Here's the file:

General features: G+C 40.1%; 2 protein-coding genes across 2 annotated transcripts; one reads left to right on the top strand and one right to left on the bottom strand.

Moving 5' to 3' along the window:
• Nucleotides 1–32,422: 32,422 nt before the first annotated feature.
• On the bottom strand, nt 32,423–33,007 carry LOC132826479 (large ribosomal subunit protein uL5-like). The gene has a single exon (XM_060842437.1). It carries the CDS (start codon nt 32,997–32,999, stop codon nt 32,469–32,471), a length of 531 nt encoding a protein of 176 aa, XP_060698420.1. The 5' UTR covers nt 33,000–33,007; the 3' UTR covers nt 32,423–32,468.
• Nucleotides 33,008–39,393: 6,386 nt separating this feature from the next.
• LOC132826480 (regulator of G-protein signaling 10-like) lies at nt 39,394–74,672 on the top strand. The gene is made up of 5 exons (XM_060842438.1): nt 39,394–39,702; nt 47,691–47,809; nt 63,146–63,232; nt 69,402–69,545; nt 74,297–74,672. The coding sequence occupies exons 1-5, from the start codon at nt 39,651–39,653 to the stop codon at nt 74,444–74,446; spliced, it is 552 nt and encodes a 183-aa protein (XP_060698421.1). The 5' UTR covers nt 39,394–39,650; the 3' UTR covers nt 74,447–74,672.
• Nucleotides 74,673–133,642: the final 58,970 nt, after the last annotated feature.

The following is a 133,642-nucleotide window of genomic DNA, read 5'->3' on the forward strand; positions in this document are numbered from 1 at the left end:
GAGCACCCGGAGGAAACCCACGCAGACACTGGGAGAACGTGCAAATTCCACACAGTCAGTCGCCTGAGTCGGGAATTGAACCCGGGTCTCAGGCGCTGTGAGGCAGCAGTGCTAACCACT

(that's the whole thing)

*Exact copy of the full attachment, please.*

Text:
General features: G+C 40.1%; 2 protein-coding genes across 2 annotated transcripts; one reads left to right on the top strand and one right to left on the bottom strand.

Moving 5' to 3' along the window:
• Nucleotides 1–32,422: 32,422 nt before the first annotated feature.
• On the bottom strand, nt 32,423–33,007 carry LOC132826479 (large ribosomal subunit protein uL5-like). The gene has a single exon (XM_060842437.1). It carries the CDS (start codon nt 32,997–32,999, stop codon nt 32,469–32,471), a length of 531 nt encoding a protein of 176 aa, XP_060698420.1. The 5' UTR covers nt 33,000–33,007; the 3' UTR covers nt 32,423–32,468.
• Nucleotides 33,008–39,393: 6,386 nt separating this feature from the next.
• LOC132826480 (regulator of G-protein signaling 10-like) lies at nt 39,394–74,672 on the top strand. The gene is made up of 5 exons (XM_060842438.1): nt 39,394–39,702; nt 47,691–47,809; nt 63,146–63,232; nt 69,402–69,545; nt 74,297–74,672. The coding sequence occupies exons 1-5, from the start codon at nt 39,651–39,653 to the stop codon at nt 74,444–74,446; spliced, it is 552 nt and encodes a 183-aa protein (XP_060698421.1). The 5' UTR covers nt 39,394–39,650; the 3' UTR covers nt 74,447–74,672.
• Nucleotides 74,673–133,642: the final 58,970 nt, after the last annotated feature.

The following is a 133,642-nucleotide window of genomic DNA, read 5'->3' on the forward strand; positions in this document are numbered from 1 at the left end:
GAGCACCCGGAGGAAACCCACGCAGACACTGGGAGAACGTGCAAATTCCACACAGTCAGTCGCCTGAGTCGGGAATTGAACCCGGGTCTCAGGCGCTGTGAGGCAGCAGTGCTAACCACT